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Temporary Jobs: Stepping Stones or Dead Ends?

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  • Alison L. Booth
  • Marco Francesconi
  • Jeff Frank

Abstract

In Britain about 7% of male employees and 10% of female employees are in temporary jobs. In contrast to much of continental Europe - with stricter employment protection provisions - this proportion has been relatively stable over the 1990s. Using data from the British Household Panel Survey, and informed by relevant theory relating to probation, sorting and human capital investment, we find that temporary workers report lower levels of job satisfaction, receive less work-related training, and are less well-paid than their counterparts in permanent employment. However, there is some evidence that fixed-term contracts are a stepping stone to permanent work. Women (but not men) who start in fixed-term employment and move to permanent jobs fully catch up to those who start in permanent jobs.

Suggested Citation

  • Alison L. Booth & Marco Francesconi & Jeff Frank, 2002. "Temporary Jobs: Stepping Stones or Dead Ends?," LABORatorio R. Revelli Working Papers Series 8, LABORatorio R. Revelli, Centre for Employment Studies.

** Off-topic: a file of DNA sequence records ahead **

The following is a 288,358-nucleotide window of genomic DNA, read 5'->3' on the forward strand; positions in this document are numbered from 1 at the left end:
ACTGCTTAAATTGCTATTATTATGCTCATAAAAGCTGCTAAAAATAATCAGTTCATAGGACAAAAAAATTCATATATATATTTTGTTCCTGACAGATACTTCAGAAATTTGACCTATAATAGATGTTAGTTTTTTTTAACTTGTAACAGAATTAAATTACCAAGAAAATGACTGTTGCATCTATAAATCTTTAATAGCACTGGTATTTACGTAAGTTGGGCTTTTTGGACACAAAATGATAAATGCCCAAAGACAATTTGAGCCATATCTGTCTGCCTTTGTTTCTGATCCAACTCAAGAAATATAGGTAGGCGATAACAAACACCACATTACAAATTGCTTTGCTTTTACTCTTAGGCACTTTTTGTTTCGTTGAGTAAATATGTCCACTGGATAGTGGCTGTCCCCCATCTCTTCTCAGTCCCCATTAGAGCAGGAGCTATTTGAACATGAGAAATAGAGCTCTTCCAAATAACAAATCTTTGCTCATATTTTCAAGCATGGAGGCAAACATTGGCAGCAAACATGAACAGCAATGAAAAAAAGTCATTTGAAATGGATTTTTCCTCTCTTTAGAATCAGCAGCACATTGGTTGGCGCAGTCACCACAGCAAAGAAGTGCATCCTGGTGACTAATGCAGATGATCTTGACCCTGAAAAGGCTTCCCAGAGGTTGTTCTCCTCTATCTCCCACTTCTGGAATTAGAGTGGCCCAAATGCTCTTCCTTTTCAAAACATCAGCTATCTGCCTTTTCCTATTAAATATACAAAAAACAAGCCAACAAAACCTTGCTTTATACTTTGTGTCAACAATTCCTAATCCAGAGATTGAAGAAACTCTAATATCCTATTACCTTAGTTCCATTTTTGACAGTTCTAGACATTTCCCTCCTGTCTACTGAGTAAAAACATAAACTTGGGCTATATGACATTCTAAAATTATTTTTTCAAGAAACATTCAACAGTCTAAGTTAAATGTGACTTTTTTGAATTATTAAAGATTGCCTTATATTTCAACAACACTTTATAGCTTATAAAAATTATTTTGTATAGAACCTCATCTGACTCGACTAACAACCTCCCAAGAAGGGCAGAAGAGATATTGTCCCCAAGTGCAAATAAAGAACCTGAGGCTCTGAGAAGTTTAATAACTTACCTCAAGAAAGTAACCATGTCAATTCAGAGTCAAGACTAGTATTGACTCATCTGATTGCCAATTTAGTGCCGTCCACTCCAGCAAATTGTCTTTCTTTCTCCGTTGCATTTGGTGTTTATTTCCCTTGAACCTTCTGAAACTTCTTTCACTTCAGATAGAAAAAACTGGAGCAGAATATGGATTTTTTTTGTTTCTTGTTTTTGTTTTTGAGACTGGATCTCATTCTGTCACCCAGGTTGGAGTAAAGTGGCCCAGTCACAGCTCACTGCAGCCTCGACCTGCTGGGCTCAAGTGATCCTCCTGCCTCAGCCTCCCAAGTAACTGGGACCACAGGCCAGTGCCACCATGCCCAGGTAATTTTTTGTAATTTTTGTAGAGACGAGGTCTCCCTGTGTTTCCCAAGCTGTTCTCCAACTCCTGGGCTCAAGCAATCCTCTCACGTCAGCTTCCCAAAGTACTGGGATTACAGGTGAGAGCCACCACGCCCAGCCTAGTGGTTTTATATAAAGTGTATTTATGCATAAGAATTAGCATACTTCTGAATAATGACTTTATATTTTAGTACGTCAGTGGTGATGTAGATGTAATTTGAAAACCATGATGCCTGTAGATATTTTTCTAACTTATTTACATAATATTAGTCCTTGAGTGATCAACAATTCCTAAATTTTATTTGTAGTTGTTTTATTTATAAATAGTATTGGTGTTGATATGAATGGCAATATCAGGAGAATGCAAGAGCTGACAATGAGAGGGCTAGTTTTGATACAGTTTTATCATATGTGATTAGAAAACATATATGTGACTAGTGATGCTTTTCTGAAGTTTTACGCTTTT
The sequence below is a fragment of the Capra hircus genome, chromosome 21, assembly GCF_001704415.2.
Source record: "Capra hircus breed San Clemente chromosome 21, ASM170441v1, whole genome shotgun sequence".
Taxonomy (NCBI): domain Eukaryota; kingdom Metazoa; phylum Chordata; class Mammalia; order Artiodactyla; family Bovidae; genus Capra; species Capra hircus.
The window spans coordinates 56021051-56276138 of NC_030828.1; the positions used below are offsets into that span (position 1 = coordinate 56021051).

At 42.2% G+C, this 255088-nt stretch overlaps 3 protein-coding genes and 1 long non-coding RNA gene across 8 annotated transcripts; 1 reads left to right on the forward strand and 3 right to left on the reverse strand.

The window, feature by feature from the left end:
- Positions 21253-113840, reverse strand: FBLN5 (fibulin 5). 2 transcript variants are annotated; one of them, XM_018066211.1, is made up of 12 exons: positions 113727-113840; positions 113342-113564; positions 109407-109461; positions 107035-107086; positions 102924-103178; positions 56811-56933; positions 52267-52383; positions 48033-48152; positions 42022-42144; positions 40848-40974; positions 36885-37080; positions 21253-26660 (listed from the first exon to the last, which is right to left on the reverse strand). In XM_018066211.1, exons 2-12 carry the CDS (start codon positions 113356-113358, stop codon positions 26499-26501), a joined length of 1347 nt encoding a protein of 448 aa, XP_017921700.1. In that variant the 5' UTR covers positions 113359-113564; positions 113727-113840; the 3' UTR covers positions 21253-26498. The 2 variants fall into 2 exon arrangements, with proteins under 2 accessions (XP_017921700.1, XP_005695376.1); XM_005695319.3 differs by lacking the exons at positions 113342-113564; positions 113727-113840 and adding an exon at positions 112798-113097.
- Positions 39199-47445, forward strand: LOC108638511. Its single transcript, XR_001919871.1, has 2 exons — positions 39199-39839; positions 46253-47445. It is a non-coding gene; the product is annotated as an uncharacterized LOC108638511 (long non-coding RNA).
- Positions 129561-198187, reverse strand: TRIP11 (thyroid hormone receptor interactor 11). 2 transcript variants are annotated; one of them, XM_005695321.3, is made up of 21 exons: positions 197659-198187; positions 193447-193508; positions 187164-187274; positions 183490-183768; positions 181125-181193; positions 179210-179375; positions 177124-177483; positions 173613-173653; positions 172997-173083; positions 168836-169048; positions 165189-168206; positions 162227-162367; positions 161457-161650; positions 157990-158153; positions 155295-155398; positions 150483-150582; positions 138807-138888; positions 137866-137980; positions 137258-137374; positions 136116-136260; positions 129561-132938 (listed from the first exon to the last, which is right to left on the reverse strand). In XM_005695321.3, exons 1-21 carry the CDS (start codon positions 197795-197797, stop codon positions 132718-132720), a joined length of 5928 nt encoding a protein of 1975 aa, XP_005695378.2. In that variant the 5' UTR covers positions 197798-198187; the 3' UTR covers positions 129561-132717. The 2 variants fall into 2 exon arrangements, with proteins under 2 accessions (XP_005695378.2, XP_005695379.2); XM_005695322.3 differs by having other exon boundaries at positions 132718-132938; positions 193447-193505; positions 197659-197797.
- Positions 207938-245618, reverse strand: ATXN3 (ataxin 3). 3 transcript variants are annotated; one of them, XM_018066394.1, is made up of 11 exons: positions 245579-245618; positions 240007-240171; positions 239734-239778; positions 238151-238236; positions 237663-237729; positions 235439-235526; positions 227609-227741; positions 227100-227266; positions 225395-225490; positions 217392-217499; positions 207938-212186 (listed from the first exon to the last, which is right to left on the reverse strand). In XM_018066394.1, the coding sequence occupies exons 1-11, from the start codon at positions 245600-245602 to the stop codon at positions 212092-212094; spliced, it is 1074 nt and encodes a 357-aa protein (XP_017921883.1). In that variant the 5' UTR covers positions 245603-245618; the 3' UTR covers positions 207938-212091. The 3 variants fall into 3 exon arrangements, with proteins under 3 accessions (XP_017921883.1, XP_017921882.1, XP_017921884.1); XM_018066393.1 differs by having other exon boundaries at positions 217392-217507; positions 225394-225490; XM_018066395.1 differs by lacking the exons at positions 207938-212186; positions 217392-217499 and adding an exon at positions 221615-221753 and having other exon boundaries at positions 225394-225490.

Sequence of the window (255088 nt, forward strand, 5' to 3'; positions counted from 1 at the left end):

• Handle: RePEc:cca:wplabo:8
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    References listed on IDEAS

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    More about this item

    Keywords

    temporary jobs; fixed term contracts; individual unobserved heterogeneity; job-specific effects.;
    All these keywords.

    JEL classification:

    • J21 - Labor and Demographic Economics - - Demand and Supply of Labor - - - Labor Force and Employment, Size, and Structure
    • J30 - Labor and Demographic Economics - - Wages, Compensation, and Labor Costs - - - General
    • J63 - Labor and Demographic Economics - - Mobility, Unemployment, Vacancies, and Immigrant Workers - - - Turnover; Vacancies; Layoffs

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